• Ting YangC. Priebe
  • Computer Science
    IEEE Transactions on Pattern Analysis and Machine Intelligence
  • 2011
This work examines the effect of model misspecification on semi-supervised classification performance and shed some light on when and why performance degradation occurs, and considers maximum likelihood estimation in finite mixture models and the Bayes plug-in classifier.

Fast and Three-rious: Speeding Up Weak Supervision with Triplet Methods

FlyingSquid is built, a weak supervision framework that runs orders of magnitude faster than previous weak supervision approaches and requires fewer assumptions, and proves bounds on generalization error without assuming that the latent variable model can exactly parameterize the underlying data distribution.

Training Complex Models with Multi-Task Weak Supervision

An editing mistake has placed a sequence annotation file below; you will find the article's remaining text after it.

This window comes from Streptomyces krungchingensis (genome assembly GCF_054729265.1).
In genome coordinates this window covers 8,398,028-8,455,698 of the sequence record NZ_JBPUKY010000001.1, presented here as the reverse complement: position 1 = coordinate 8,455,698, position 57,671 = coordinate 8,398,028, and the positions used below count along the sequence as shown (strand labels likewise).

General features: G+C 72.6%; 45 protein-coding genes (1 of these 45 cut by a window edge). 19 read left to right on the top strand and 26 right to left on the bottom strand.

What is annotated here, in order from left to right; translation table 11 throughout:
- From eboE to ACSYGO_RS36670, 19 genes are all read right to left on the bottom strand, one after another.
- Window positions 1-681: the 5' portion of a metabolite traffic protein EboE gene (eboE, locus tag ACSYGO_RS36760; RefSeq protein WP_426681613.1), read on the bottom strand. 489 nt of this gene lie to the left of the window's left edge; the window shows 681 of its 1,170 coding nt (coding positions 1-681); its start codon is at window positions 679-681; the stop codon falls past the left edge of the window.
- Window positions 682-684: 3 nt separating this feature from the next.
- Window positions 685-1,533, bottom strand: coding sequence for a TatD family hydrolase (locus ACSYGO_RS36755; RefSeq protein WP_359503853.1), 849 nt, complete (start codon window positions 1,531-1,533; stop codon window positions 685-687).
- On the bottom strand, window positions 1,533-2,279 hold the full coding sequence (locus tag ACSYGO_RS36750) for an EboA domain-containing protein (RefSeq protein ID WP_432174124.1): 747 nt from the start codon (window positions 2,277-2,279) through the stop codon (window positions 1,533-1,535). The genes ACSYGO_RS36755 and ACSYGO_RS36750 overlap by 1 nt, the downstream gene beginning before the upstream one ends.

This work shows that by solving a matrix completion-style problem, it can recover the accuracies of these multi-task sources given their dependency structure, but without any labeled data, leading to higher-quality supervision for training an end model.

Estimating Latent-Variable Graphical Models using Moments and Likelihoods

This work shows that using the method of moments in conjunction with composite likelihood yields consistent parameter estimates for a much broader class of discrete directed and undirected graphical models, including loopy graphs with high treewidth.

Data Programming: Creating Large Training Sets, Quickly

A paradigm for the programmatic creation of training sets called data programming is proposed in which users express weak supervision strategies or domain heuristics as labeling functions, which are programs that label subsets of the data, but that are noisy and may conflict.

Introduction to Semi-Supervised Learning

This introductory book presents some popular semi-supervised learning models, including self-training, mixture models, co-training and multiview learning, graph-based methods, and semi- supervised support vector machines, and discusses their basic mathematical formulation.